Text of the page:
Curls (Ruth Forman)

Hello, friends! Our book today is Curls, written by Ruth Forman and illustrated by Geneva Bowers, a celebration of black hair.

Using minimal, free-form text, this “love song” begins with a little girl greeting the day by removing her hair scarf and rejoicing as her mane of curls tumbles free (“shine big, hair love”). Two of her friends, respectively sporting puffs (“up soft, black brown”) and an afro (thick curl, sun crown”), arrive as her mother treats her hair and begins to braid it into cornrows. As a fourth friend in beaded box braids arrives, the girls are shown playing, dancing, and rejoicing in the beauty of their natural hair.

Simple, sweet, and absolutely lovely. Combining Forman’s engaging and impactful text with Bowers’s radiantly joyful illustrations, this title manages an explosion of pride in an economy of words. This makes it a perfect title for all ages of bookworm, from the very young to middle grade (and perhaps even older). The artwork does a nice job of setting up not only different natural and protective styles, but also a variety of skin tones and ages as representative of beauty (note, no boys or young men are to be found in this title, but feature in the author-illustrator duo’s latest title, Glow). JJ loved the artwork, and while we may not be this title’s primary audience, this is a lovely book that shows little ones of all backgrounds that we are all made beautiful just as we are. A sweet gem, and it’s Baby Bookworm approved.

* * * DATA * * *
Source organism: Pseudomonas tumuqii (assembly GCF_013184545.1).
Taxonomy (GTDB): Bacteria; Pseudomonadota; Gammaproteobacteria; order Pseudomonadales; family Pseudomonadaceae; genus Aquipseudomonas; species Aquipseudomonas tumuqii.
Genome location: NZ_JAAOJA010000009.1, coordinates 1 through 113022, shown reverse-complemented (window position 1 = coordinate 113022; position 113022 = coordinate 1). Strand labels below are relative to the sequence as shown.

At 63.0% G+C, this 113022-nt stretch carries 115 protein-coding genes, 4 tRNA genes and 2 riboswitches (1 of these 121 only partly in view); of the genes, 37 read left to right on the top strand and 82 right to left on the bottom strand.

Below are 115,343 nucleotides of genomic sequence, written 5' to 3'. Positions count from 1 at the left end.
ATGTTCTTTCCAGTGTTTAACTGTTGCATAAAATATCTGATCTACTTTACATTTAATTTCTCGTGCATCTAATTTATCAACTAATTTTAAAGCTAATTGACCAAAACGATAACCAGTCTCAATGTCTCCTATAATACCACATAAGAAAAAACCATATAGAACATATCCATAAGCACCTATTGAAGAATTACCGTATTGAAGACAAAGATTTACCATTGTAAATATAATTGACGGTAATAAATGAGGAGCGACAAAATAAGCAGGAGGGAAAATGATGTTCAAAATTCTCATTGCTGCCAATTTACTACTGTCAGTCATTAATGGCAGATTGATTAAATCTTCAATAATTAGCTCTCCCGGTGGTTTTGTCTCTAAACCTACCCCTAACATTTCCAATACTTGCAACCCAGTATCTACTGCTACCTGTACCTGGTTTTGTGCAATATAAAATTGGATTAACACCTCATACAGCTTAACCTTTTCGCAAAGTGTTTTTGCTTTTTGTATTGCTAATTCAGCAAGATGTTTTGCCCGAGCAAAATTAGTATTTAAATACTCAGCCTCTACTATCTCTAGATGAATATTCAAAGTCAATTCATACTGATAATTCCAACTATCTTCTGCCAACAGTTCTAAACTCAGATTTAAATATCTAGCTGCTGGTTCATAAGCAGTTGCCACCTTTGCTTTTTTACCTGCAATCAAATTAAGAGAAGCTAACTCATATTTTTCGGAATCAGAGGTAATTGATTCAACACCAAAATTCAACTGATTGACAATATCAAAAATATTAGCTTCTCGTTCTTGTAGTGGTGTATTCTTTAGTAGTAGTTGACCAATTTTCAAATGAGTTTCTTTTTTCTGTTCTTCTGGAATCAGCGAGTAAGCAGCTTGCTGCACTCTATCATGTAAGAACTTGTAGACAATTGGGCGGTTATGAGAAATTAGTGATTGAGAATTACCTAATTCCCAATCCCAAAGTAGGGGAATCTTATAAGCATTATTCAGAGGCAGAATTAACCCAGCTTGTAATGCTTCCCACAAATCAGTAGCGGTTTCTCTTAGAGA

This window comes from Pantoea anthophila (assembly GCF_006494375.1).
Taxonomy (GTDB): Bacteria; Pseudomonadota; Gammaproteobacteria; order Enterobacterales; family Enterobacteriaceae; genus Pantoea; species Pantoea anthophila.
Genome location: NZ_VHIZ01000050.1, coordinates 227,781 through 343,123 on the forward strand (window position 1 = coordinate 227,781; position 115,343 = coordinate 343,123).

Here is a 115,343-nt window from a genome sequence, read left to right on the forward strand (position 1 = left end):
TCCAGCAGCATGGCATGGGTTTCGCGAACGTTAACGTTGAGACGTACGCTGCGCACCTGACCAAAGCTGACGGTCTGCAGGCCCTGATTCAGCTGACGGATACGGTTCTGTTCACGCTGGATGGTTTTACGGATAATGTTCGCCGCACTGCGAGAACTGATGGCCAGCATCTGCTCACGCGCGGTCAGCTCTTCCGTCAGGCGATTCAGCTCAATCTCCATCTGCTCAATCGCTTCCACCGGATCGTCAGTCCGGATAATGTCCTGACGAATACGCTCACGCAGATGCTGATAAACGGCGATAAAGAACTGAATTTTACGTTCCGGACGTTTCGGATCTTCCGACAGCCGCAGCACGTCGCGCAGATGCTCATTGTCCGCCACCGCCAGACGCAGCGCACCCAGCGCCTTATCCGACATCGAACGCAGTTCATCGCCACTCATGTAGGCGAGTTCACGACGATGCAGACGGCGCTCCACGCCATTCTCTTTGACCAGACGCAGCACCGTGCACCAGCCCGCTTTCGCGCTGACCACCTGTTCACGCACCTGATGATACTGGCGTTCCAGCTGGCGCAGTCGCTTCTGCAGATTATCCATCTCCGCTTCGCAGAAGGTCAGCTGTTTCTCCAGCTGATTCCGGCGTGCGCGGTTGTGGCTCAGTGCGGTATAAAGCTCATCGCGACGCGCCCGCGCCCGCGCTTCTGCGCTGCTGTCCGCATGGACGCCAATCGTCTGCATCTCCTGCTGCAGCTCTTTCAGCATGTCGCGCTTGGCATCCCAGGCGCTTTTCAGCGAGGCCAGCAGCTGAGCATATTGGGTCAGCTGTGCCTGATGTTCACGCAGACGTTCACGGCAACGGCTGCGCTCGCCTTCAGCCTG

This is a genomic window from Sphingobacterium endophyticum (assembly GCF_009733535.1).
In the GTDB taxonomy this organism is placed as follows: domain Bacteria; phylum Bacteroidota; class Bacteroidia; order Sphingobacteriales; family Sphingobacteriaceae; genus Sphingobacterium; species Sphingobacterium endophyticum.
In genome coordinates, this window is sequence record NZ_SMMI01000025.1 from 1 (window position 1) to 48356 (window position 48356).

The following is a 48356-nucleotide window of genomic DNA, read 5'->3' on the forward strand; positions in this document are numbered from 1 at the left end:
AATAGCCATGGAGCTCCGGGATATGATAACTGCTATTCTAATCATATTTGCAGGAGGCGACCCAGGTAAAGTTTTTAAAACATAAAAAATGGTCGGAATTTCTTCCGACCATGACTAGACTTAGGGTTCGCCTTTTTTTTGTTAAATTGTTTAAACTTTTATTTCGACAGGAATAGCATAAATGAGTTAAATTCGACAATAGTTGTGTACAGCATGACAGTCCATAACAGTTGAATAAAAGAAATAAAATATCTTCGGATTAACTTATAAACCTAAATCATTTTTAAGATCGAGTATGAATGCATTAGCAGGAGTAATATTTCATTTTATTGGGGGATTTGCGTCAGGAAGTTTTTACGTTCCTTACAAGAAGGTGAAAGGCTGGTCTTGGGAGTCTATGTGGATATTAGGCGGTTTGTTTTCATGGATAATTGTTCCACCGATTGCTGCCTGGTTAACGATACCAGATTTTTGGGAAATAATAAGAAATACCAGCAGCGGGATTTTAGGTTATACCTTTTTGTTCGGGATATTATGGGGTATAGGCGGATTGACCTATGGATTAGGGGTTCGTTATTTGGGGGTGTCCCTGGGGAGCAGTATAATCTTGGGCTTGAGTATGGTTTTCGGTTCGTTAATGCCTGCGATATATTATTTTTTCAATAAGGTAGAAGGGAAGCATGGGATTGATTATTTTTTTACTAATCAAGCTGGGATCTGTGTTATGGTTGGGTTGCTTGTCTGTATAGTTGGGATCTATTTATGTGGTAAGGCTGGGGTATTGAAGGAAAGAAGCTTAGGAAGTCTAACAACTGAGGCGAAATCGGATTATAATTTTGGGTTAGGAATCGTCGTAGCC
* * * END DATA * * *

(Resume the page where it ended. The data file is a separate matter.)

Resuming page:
(Note: A copy of this book was provided to The Baby Bookworm by the publisher in exchange for an honest review.)

My Hair Is A Garden (Cozbi A. Cabrera)

Hello, friends! Our book today is My Hair Is A Garden by Cozbi A. Cabrera, a lovely and empowering ode to black hair.

Mackenzie has always loved Miss Tillie’s home – a sanctuary as warm and inviting as the woman who inhabits it. So when Mack is humiliated once again for her short, unruly hair, she runs to Miss Tillie for a cry. Mack’s hair has always been especially hard to style – even her own mother doesn’t know what to do with it. Miss Tillie listens sagely, then agrees to teach Mack how to care for her hair. Excited, Mack asks if her hair will one day look like Miss Tillie’s smooth, elaborate style. But using her lush and lovingly-maintained garden as a metaphor, Tillie shows Mack that the style of the hair is not what matters, but that her hair is healthy, well cared-for and, most importantly, loved.

Absolutely. Fantastic. As many women of color can attest, the struggle of having “good hair” – and the social and body-image connotations therewith – starts early on. It’s what makes a book like this so vital: not only does Cabrera give practical tips on caring for black hair (including instructions and recipes in the backmatter), but also provides a affirming encouragement for young girls of color to love and take pride in their hair. This tone is further explored in the gorgeous illustrations that give rich, emotional connections to the text: a vignette of a boy dumping sand in Mack’s hair is heartbreaking, inside covers depicting girls of various skintones and hairstyles are heartwarming, and the cover/inner illustration of Mack’s hair growing healthy, natural, and strong is spellbinding. The length is great and JJ really enjoyed it. A beautiful read for any little bookworm, but a must-read for young girls of color, who will feel seen and celebrated. Baby Bookworm approved!